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A normal nerve cell, with the myelin (brown) intact (Image: Shutterstock)

In multiple sclerosis, the body’s immune system attacks and damages myelin, which is the insulating layer on nerves in the spinal cord, brain and optic nerve. Just as would happen with an electrical cord with compromised insulation, this causes the nerves to short-circuit and cease functioning properly. An international team of scientists, however, have recently reported success in the first phase of clinical trials in which MS victims’ immune systems were conditioned to become much more tolerant of myelin.  Read More

A microbubble-enhanced ultrasound image of a beating heart

When someone has a heart attack, it’s crucial that they receive treatment as soon as possible. Emergency medical technicians, however, are limited in how detailed of an on-the-spot diagnosis they can make of a patient’s condition. This means that actual treatment often has to wait until they get the patient to a hospital. That could be changing, however, as a scientist with GE Global Research is now looking into the use of “microbubbles” as a mobile means of imaging the heart and possibly even treating it.  Read More

Visitors enter the submarine spa via an underwater corridor

Though at first glance Huvafen Fushi may resemble a James Bond villain’s undersea lair, it is in fact the world's only submarine spa. First opened in 2004, the über-exclusive spa, located in the Maldives' North Male Atoll, was recently redesigned by UK architects Studio RHE.  Read More

The Kinsa Smart Thermometer in use

When someone is feeling sick, you take their temperature to see if they’re running a fever. That’s the way it’s been for decades. However, all that a regular thermometer will tell you is their body temperature – it won’t tell you what they might have, or what you should do. The Kinsa Smart Thermometer, while not quite a medical tricorder, is designed to do those things.  Read More

Heart muscle cells aligning and stretching within the MeTro gel material (Image: Khademhos...

One of the things that makes heart disease so problematic is the fact that after a heart attack occurs, the scar tissue that replaces the damaged heart tissue isn’t capable of expanding and contracting – it doesn’t “beat,” in other words. This leaves the heart permanently weakened. Now, however, scientists from Harvard-affiliated Brigham and Women's Hospital (BWH) have developed artificial heart tissue that may ultimately provide a solution to that problem.  Read More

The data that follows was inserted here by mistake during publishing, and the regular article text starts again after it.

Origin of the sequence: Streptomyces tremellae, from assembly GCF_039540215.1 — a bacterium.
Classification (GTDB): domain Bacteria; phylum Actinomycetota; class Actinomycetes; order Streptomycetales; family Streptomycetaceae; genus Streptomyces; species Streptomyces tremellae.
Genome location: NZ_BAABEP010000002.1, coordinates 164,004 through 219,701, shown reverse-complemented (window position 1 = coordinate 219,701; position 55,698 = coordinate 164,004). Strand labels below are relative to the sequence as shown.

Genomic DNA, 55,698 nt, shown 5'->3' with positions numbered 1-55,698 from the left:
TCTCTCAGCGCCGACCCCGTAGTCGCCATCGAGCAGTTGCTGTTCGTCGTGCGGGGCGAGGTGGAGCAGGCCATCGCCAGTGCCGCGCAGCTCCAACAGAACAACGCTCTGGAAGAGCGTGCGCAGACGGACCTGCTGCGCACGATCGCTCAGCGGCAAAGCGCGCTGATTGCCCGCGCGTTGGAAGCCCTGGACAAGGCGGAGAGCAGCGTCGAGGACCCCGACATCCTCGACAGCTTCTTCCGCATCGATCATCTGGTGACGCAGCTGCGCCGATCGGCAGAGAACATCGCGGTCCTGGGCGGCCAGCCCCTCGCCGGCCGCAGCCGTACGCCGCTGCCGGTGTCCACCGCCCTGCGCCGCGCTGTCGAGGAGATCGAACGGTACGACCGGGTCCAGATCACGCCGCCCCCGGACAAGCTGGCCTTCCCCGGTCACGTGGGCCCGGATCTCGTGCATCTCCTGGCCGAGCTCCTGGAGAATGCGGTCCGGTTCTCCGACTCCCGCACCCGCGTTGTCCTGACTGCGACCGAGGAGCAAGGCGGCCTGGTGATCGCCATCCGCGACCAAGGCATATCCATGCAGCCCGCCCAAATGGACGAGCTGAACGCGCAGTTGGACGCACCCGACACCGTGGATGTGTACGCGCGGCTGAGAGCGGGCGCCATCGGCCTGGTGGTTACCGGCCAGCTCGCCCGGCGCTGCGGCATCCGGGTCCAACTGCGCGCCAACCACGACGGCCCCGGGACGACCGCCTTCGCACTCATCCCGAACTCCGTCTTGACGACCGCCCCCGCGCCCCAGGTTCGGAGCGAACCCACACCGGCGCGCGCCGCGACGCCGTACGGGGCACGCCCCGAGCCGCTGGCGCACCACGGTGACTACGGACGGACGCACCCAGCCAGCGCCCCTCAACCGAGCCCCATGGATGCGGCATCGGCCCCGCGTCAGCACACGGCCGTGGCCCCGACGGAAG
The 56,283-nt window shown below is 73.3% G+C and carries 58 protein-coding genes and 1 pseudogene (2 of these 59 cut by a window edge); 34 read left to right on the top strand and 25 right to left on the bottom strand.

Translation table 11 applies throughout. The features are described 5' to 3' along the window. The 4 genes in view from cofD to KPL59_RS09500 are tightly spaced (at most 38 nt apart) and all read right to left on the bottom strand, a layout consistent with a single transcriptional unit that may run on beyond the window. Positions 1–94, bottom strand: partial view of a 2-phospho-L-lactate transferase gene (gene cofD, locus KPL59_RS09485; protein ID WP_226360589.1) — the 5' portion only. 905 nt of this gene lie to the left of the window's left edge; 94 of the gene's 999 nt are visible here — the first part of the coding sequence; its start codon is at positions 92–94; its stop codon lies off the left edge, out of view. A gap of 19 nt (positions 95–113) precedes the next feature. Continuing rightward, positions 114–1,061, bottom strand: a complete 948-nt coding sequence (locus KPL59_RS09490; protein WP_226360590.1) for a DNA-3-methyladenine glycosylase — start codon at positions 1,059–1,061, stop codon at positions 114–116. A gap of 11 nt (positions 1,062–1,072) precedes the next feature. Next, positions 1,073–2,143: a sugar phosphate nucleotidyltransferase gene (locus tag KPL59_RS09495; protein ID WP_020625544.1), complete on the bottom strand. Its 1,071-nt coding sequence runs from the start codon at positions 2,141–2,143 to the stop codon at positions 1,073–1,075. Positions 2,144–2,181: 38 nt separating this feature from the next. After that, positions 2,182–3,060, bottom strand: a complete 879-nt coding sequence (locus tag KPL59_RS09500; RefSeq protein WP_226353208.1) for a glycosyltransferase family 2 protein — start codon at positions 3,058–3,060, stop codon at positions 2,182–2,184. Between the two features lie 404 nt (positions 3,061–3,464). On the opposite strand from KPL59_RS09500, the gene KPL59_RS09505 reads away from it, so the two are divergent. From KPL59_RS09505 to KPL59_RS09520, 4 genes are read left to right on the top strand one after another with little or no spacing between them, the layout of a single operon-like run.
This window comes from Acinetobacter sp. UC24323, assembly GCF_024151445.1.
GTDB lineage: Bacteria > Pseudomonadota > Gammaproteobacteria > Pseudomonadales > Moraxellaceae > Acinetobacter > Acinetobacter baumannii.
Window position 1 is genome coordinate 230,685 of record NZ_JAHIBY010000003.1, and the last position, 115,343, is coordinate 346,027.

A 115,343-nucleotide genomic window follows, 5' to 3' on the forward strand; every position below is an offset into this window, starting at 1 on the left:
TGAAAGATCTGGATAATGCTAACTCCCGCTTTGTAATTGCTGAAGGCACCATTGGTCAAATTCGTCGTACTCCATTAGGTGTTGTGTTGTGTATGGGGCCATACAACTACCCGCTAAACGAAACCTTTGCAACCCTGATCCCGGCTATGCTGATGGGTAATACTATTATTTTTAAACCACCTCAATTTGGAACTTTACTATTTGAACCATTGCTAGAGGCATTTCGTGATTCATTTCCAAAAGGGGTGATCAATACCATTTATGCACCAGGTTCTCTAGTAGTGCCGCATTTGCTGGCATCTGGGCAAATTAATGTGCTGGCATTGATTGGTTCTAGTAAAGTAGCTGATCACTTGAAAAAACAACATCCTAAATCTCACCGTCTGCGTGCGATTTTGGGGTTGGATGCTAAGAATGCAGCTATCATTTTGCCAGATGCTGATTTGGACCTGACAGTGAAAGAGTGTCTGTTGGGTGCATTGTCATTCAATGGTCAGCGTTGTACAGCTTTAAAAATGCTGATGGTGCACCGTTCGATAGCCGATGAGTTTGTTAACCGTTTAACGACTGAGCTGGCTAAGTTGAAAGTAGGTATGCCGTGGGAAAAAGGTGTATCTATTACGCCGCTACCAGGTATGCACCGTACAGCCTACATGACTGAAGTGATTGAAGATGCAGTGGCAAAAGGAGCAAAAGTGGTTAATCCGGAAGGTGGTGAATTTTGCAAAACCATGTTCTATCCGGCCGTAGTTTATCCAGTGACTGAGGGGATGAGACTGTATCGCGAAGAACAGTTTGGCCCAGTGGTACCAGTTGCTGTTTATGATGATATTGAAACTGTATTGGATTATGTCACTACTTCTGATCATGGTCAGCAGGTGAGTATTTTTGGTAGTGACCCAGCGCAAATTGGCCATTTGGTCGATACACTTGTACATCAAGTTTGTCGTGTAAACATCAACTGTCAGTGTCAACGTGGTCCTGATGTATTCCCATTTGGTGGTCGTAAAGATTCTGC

An illustration of the edible micro-battery, that could power ingestible medical devices

Over the past several years, scientists have developed so-called “camera pills,” that can be swallowed by patients and then transmit video from within their bodies. While such non-digestible gadgets could serve as an invaluable means of imaging, researchers at Carnegie Mellon University are now looking into tiny electronic medical devices that could be swallowed and partially digested, providing non-invasive treatment in the process.  Read More

The Lumbia device in use

While lower back pain can have a variety of causes, poor posture is one of the most common culprits. Already there are a number of wearable devices available – such as the Lumoback and iPosture pendant – that detect when the user’s posture is improper, and alert them to the situation so they can correct it. The new Lumbia is one other product that performs this service, although it also provides data to therapists to assist in the treatment of back problems.  Read More

Scientists have been able to instantly cure rats of cocaine addiction, by applying laser l...

Like so many other illicit drugs, cocaine can be extremely, destructively addictive. Recent research suggests, however, that ridding people of such addictions may be as simple as zapping them on them scalp. In a study conducted at the National Institutes of Health (NIH), and at the Ernest Gallo Clinic and Research Center at UC San Francisco, scientists were able to turn cocaine addiction on and off in rats via pulses of laser light to their brains.  Read More

Mark Kris, MD, Chief of Thoracic Oncology, Memorial Sloan-Kettering Cancer Center (left) a...

IBM's Watson supercomputer has long held out the promise of being a partner in our endeavors rather than simply being a better search engine. Now an improved version of Watson has joined the oncology staff at Memorial Sloan-Kettering Cancer Center.  Read More

A new approach to surgical weight-loss installs a self-operated stomach pump  (Photo: Shut...

There's good news and bad news in the fight against morbid obesity. The good news is that there is a new approach to surgical weight-loss which is far less invasive than conventional operations. The bad news is how it works.  Read More

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